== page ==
Advance Directives for Health Care
The standard power of attorney (POA) is a written agreement authorizing a person (named an agent or attorney-in-fact) to sign documents and conduct transactions on behalf of the principal or maker who has delegated away that authority. The principal can delegate as much (e.g., a general delegation) or as little (e.g., specifically delineating what types of choices the agent may and may not make) power as desired. The principal may end or revoke the arrangement at any time, as long as the principal remains mentally competent to do so.
The POA in its traditional form does not work well as a method for dealing with medical decision-making authority for older persons on a voluntary, prospective basis. The ordinary POA ends automatically when the principal who created it dies or becomes mentally incompetent. The theory underlying this is that, because a deceased or incompetent person no longer has the ability to revoke the POA, the law should exercise that right immediately for the principal. Thus, an older person who establishes a standard POA to help in managing medical affairs would be cut off from such assistance at exactly the time when assistance is needed the most.
In an effort to get around this problem, every state legislature has enacted legislation authorizing citizens to create (or execute) a durable power of attorney (DPOA). In contrast to the ordinary POA, the effect of a DPOA may endure or continue beyond the principal's later incapacity as long as that is what the principal intended in executing the DPOA.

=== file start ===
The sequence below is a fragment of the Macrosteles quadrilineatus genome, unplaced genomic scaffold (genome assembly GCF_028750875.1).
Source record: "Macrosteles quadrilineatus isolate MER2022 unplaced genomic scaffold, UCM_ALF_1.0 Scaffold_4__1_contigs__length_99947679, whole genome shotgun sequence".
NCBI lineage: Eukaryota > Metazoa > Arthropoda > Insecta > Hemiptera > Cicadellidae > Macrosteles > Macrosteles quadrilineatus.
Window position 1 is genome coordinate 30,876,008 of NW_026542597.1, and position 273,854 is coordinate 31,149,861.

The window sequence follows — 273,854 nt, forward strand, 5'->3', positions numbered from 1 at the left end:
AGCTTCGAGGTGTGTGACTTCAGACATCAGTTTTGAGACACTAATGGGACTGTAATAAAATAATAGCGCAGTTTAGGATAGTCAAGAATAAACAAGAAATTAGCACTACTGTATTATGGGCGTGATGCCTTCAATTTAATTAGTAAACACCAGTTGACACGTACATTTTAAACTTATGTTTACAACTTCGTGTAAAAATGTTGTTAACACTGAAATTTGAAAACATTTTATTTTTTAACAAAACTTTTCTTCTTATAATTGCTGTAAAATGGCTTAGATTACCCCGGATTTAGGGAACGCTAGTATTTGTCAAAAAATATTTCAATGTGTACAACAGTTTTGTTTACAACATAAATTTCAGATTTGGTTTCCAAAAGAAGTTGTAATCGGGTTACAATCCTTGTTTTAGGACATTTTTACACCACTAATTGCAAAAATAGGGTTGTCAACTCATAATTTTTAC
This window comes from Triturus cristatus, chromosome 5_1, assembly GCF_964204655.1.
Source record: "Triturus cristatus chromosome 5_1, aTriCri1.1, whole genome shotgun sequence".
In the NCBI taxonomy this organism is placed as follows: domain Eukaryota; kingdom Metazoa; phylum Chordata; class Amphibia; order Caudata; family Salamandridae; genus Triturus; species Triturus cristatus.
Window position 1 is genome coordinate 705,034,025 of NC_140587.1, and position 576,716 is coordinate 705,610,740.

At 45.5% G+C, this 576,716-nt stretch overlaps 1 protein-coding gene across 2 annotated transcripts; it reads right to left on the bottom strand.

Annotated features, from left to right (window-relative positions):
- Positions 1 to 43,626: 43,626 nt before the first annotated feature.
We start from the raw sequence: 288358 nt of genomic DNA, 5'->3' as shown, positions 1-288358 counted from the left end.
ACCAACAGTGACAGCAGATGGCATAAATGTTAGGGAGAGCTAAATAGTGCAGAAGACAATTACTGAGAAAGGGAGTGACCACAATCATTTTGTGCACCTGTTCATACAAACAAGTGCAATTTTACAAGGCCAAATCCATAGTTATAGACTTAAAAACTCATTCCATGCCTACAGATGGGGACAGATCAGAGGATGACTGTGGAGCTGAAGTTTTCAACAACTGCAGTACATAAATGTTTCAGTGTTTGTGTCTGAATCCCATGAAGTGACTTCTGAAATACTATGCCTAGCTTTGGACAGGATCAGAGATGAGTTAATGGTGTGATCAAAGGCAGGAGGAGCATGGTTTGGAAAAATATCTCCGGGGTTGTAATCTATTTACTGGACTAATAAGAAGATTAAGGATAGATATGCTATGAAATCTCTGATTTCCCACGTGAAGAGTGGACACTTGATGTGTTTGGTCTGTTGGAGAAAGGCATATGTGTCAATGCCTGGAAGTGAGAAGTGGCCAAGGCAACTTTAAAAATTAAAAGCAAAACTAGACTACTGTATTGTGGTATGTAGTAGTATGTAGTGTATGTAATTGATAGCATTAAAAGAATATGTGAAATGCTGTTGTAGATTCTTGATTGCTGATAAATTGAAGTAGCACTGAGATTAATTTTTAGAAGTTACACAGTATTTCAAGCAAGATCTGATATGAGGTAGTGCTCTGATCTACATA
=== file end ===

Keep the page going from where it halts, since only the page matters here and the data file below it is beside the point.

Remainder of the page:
To remove any ambiguity about the applicability of the DPOA concept to the area of medical decision making (including choices about life-sustaining medical treatments such as mechanical ventilators, dialysis, antibiotics, and cardiopulmonary resuscitation), almost every state has passed legislation that explicitly authorizes the use of the DPOA in the medical context. Some statutes use terminology such as health care representative, health care agent, or health care proxy. In addition, a number of states use a comprehensive advance directive statute to expressly authorize competent adults to execute both proxy and instruction directives; other states have separate statutes for each type of advance directive. Under most state laws, the health care providers for the principal who has executed a DPOA are disqualified from serving as agents under the DPOA. That statutory disqualification is intended to help avoid even the appearance, let alone the reality, of a conflict of interest when decisions have to be made about medical treatment for an incompetent patient.
Proxy directives provide the advantage, for both patients and their health care providers, of legally empowering a living, breathing advocate for the patient who can engage in discussions and decisions regarding medical treatment based on the most current information and other considerations. The proxy directive is irrelevant, however, for older adults who do not have available someone else whom they can trust to make future medical decisions for them.
Medicine EncyclopediaAging Healthy - Part 1Advance Directives for Health Care - Proxy Directives, Instruction Directives, Restrictive Advance Directive Statutes, Enforcing Advance Directives, Institutional Policies And Procedures